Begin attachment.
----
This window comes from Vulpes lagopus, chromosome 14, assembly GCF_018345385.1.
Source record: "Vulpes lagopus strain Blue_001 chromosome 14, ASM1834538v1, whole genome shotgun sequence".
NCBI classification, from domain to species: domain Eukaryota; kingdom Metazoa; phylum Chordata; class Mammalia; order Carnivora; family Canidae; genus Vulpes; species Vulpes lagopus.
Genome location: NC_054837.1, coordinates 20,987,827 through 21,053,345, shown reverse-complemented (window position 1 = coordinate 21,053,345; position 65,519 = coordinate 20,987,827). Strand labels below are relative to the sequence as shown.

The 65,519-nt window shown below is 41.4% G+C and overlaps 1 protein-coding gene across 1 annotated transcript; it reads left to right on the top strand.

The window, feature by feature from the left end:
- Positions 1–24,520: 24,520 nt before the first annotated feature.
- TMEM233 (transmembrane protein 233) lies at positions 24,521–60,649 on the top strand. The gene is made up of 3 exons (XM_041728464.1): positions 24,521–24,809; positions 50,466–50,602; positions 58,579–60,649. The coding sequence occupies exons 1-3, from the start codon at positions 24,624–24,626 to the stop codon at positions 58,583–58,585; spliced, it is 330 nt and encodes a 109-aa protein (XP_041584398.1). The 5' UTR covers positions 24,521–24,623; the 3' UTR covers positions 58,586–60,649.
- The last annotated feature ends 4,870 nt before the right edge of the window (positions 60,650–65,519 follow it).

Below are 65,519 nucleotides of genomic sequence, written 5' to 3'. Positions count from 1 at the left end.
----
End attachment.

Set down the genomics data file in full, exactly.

This window comes from Vulpes lagopus, chromosome 14, assembly GCF_018345385.1.
Source record: "Vulpes lagopus strain Blue_001 chromosome 14, ASM1834538v1, whole genome shotgun sequence".
NCBI classification, from domain to species: domain Eukaryota; kingdom Metazoa; phylum Chordata; class Mammalia; order Carnivora; family Canidae; genus Vulpes; species Vulpes lagopus.
Genome location: NC_054837.1, coordinates 20,987,827 through 21,053,345, shown reverse-complemented (window position 1 = coordinate 21,053,345; position 65,519 = coordinate 20,987,827). Strand labels below are relative to the sequence as shown.

The 65,519-nt window shown below is 41.4% G+C and overlaps 1 protein-coding gene across 1 annotated transcript; it reads left to right on the top strand.

The window, feature by feature from the left end:
- Positions 1–24,520: 24,520 nt before the first annotated feature.
- TMEM233 (transmembrane protein 233) lies at positions 24,521–60,649 on the top strand. The gene is made up of 3 exons (XM_041728464.1): positions 24,521–24,809; positions 50,466–50,602; positions 58,579–60,649. The coding sequence occupies exons 1-3, from the start codon at positions 24,624–24,626 to the stop codon at positions 58,583–58,585; spliced, it is 330 nt and encodes a 109-aa protein (XP_041584398.1). The 5' UTR covers positions 24,521–24,623; the 3' UTR covers positions 58,586–60,649.
- The last annotated feature ends 4,870 nt before the right edge of the window (positions 60,650–65,519 follow it).

Below are 65,519 nucleotides of genomic sequence, written 5' to 3'. Positions count from 1 at the left end.